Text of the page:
Turmoil in financial markets: Goldilocks and the bears; Investors have been forced to reassess their rosy view

Turmoil in financial markets: Goldilocks and the bears; Investors have been forced to reassess their rosy view

Feb 8th 2014 | From the print edition


EQUITY markets started 2014 in a buoyant mood, after 30% gains for American shares in the previous year. Investors seemed to believe that the worst of thefinancial crisis was at last over and that the global economy was returning to “Goldilocks” mode, with growth neither so strong as to cause inflation nor so weak as to squeeze profits, but “just right”.

However, markets have been hit by a classic one-two punch in the opening weeks of the year. First, emerging-market currencies came under pressure, with the Argentine peso and Turkish lira, among others, falling sharply and several countries opting toincrease interest rates. To add to the concern, Chinese economic data showed signs of weakness, with the purchasing managers’ index for manufacturing dropping to 50.5 in January, its lowest level in six months.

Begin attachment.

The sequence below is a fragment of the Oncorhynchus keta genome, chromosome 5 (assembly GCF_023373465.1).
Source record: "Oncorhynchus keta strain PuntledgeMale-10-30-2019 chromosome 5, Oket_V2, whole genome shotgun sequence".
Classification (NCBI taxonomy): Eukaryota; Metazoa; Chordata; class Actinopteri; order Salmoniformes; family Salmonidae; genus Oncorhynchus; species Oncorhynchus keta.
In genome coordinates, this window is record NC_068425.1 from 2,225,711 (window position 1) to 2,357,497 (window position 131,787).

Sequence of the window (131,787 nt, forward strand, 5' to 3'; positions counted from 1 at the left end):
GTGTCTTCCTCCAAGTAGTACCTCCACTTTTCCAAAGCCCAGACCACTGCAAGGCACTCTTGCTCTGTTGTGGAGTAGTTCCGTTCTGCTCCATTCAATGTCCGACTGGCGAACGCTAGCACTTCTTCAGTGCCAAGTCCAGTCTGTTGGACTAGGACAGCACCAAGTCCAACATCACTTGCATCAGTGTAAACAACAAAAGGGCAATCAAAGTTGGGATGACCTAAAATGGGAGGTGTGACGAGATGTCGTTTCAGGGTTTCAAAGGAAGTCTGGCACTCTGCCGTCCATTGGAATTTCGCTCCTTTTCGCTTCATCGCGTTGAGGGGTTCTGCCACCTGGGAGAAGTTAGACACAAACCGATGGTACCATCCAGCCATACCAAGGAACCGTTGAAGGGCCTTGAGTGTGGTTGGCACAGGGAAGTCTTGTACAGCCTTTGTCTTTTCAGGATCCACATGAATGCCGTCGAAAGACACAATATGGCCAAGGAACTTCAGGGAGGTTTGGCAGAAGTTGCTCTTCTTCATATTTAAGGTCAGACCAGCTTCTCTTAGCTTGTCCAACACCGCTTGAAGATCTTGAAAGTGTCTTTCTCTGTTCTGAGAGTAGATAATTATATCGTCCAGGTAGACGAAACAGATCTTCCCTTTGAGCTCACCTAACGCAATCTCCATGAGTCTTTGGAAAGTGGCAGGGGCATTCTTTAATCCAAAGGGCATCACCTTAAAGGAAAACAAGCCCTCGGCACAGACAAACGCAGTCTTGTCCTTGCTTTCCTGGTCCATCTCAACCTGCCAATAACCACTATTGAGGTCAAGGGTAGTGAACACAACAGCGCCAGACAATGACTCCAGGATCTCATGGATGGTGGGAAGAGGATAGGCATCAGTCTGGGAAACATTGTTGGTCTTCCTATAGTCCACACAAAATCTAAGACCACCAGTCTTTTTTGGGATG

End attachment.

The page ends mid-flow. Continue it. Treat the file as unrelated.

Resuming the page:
The second sandbagging came from America, where the purchasing managers’ index for manufacturing slumped to 51.3 in January from 56.5 in the previous month. That was accompanied by a 3.1% decline in vehicle sales in January compared with a year earlier and followed a surprise 4.3% fall in durable-goods orders in December. The news prompted a 2.3% fall in the S&P 500 index on February 3rd. Most analysts had dismissed weak employment numbers for December as an aberration due to exceptionally cold winter weather, but the run of disappointing statistics seems to have stirred second thoughts. Payroll data for January, which were due to be released after The Economist had gone to press, may assuage or amplify these misgivings.